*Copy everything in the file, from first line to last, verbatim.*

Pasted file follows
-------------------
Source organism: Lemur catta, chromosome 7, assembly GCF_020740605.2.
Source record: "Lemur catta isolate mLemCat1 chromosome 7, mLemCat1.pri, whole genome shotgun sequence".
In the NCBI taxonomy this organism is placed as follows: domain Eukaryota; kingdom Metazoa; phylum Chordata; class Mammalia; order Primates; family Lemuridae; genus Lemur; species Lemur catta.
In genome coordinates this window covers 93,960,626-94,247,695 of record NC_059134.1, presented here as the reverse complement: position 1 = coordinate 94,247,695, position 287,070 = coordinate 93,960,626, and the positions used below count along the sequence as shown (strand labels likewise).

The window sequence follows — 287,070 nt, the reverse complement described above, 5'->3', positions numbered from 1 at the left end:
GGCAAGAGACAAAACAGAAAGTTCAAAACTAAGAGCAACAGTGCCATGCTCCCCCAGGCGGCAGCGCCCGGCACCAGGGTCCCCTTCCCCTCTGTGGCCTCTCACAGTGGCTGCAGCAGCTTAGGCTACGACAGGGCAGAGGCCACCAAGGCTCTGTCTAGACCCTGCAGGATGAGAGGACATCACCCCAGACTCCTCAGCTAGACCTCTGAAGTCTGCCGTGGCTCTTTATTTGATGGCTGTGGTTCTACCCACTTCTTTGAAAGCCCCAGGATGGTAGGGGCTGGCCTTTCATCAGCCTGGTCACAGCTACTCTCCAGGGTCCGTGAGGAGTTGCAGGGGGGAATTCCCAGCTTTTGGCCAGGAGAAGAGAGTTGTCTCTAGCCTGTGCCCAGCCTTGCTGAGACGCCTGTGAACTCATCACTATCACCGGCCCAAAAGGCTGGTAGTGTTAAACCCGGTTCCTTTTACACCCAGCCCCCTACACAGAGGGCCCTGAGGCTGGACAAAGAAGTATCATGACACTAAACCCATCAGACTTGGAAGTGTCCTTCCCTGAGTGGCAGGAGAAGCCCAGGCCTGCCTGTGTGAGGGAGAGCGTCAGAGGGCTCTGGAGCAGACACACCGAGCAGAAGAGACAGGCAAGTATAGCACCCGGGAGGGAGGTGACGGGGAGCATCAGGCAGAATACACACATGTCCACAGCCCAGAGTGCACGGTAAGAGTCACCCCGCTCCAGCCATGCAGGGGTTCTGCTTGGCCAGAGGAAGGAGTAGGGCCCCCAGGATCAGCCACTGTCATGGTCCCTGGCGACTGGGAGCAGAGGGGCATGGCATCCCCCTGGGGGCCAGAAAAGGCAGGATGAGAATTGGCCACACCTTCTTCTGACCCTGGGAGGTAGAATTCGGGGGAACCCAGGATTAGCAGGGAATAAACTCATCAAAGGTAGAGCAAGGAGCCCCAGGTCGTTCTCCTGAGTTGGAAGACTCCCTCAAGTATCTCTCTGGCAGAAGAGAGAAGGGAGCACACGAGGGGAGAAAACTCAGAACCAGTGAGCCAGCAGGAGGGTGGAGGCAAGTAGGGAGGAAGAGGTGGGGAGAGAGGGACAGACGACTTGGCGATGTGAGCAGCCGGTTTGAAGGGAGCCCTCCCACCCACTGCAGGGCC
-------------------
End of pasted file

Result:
Source organism: Lemur catta, chromosome 7, assembly GCF_020740605.2.
Source record: "Lemur catta isolate mLemCat1 chromosome 7, mLemCat1.pri, whole genome shotgun sequence".
In the NCBI taxonomy this organism is placed as follows: domain Eukaryota; kingdom Metazoa; phylum Chordata; class Mammalia; order Primates; family Lemuridae; genus Lemur; species Lemur catta.
In genome coordinates this window covers 93,960,626-94,247,695 of record NC_059134.1, presented here as the reverse complement: position 1 = coordinate 94,247,695, position 287,070 = coordinate 93,960,626, and the positions used below count along the sequence as shown (strand labels likewise).

The window sequence follows — 287,070 nt, the reverse complement described above, 5'->3', positions numbered from 1 at the left end:
GGCAAGAGACAAAACAGAAAGTTCAAAACTAAGAGCAACAGTGCCATGCTCCCCCAGGCGGCAGCGCCCGGCACCAGGGTCCCCTTCCCCTCTGTGGCCTCTCACAGTGGCTGCAGCAGCTTAGGCTACGACAGGGCAGAGGCCACCAAGGCTCTGTCTAGACCCTGCAGGATGAGAGGACATCACCCCAGACTCCTCAGCTAGACCTCTGAAGTCTGCCGTGGCTCTTTATTTGATGGCTGTGGTTCTACCCACTTCTTTGAAAGCCCCAGGATGGTAGGGGCTGGCCTTTCATCAGCCTGGTCACAGCTACTCTCCAGGGTCCGTGAGGAGTTGCAGGGGGGAATTCCCAGCTTTTGGCCAGGAGAAGAGAGTTGTCTCTAGCCTGTGCCCAGCCTTGCTGAGACGCCTGTGAACTCATCACTATCACCGGCCCAAAAGGCTGGTAGTGTTAAACCCGGTTCCTTTTACACCCAGCCCCCTACACAGAGGGCCCTGAGGCTGGACAAAGAAGTATCATGACACTAAACCCATCAGACTTGGAAGTGTCCTTCCCTGAGTGGCAGGAGAAGCCCAGGCCTGCCTGTGTGAGGGAGAGCGTCAGAGGGCTCTGGAGCAGACACACCGAGCAGAAGAGACAGGCAAGTATAGCACCCGGGAGGGAGGTGACGGGGAGCATCAGGCAGAATACACACATGTCCACAGCCCAGAGTGCACGGTAAGAGTCACCCCGCTCCAGCCATGCAGGGGTTCTGCTTGGCCAGAGGAAGGAGTAGGGCCCCCAGGATCAGCCACTGTCATGGTCCCTGGCGACTGGGAGCAGAGGGGCATGGCATCCCCCTGGGGGCCAGAAAAGGCAGGATGAGAATTGGCCACACCTTCTTCTGACCCTGGGAGGTAGAATTCGGGGGAACCCAGGATTAGCAGGGAATAAACTCATCAAAGGTAGAGCAAGGAGCCCCAGGTCGTTCTCCTGAGTTGGAAGACTCCCTCAAGTATCTCTCTGGCAGAAGAGAGAAGGGAGCACACGAGGGGAGAAAACTCAGAACCAGTGAGCCAGCAGGAGGGTGGAGGCAAGTAGGGAGGAAGAGGTGGGGAGAGAGGGACAGACGACTTGGCGATGTGAGCAGCCGGTTTGAAGGGAGCCCTCCCACCCACTGCAGGGCC